About 24,400 (20%) of the 122,000 tonnes of aluminium packaging consumed last year (see table ) was recycled, according to estimates by the Aluminium Material Organisation (AMO), which represents companies supplying aluminium packaging materials.
Of the aluminium packaging recycled, 23,000 tonnes (94%) was cans. This was 7,000 tonnes less than in 1995, but the can recycling rate still rose from 28% to 31% as aluminium lost market share to steel. There was little change in the number of recovery schemes.
In its business plan, AMO is aiming to recover 46% of aluminium packaging and recycle 60% of aluminium cans by 2001. Its goals are to recycle 50,000 tonnes of cans - more than double the 1996 figure - and recover 8,000 tonnes of other aluminium packaging by 2001. It has assumed annual organic growth in output of 2% across the sector.
AMO's plan is based on the assumption that a national network of around 25 material reclamation facilities (MRFs) will be sorting packaging from multi-material schemes in 2001.
In contrast, the Aluminium Can Recycling Association (ACRA) is sticking to its less ambitious target of recycling 50% by 2001. This suggests that AMO's 46% target for all aluminium packaging may be optimistic.
ACRA's National Manager, Alex Griffin, believes that Valpak, the main collective scheme set up to achieve compliance with the new packaging regulations, will not rely for long on the market mechanism alone, but will set up joint venture investment projects. "This illustrates very well," he told ENDS, "that if no one's planning multi-material programmes, we will not meet the national targets."
ACRA's more modest plan still means that 39,000 tonnes of cans will have to be recycled in 2000 and 43,000 tonnes in 2001 - almost double the current amount. To achieve these targets, it reckons that around 55% of cans will be recovered from cash-for-cans schemes, 14% from can banks, 5% using eddy-current separation (ECS) units to remove aluminium at mixed refuse plants, and 25% from kerbside collections.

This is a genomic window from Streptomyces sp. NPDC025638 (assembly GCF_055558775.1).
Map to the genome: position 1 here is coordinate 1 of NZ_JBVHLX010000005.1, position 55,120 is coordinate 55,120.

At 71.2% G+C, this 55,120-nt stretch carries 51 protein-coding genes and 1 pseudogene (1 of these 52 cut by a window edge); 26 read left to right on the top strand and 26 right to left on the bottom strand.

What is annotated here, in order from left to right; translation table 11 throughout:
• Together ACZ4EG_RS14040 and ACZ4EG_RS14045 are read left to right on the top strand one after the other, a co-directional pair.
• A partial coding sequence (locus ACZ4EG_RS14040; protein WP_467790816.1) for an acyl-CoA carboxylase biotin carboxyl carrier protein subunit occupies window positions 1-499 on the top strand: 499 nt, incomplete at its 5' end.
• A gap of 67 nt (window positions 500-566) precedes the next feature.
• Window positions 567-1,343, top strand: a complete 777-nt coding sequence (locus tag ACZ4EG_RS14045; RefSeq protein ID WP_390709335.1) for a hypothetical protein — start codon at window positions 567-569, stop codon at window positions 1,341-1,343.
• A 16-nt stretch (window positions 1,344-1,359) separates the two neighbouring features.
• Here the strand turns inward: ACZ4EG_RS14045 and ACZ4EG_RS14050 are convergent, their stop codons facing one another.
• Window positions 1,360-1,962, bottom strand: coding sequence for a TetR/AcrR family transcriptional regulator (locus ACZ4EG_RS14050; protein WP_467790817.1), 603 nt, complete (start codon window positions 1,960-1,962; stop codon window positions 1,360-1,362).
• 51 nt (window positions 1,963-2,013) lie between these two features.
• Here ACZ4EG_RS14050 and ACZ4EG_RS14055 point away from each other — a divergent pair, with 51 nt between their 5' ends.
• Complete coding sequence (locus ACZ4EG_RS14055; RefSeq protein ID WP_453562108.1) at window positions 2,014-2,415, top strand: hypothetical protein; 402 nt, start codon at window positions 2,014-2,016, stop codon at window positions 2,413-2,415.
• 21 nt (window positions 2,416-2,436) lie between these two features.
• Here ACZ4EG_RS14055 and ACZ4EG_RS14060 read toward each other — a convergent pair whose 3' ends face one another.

Mr Griffin said that AMO has no plans to set up its own compliance scheme along the lines proposed by the paper and glass sectors, because aluminium packaging is a much smaller sector and the necessary overheads would make it too expensive.
To recover the remaining 8,000 tonnes of aluminium packaging by 2001, AMO hopes that 10% of closures (800 tonnes), 20% of aluminium aerosols (1,400 tonnes) and 20% of foil (5,640 tonnes) will be collected. These figures include energy recovery from an estimated 2,000 tonnes of material. In the right conditions, thin aluminium foil can oxidise in municipal incinerators, releasing energy.
Around 400 tonnes of foil packaging were recycled in 1996, according to the Aluminium Foil Recycling Campaign (AFRC). Excluding rolls of household foil, which is not covered by the new regulations, consumption was around 23,000 tonnes, giving a recycling rate of 1.7%, says the AFRC. But AMO believes that about 6,000 tonnes of imports need to be added to the consumption figure, reducing the current recycling rate to 1.4%.
The AFRC believes that recovery rates will be increased through the spread of multi-material kerbside schemes and MRFs using ECS technology. The organisation is co-sponsoring a trial by Bath and North East Somerset Council to separate foil from aluminium cans using ECS.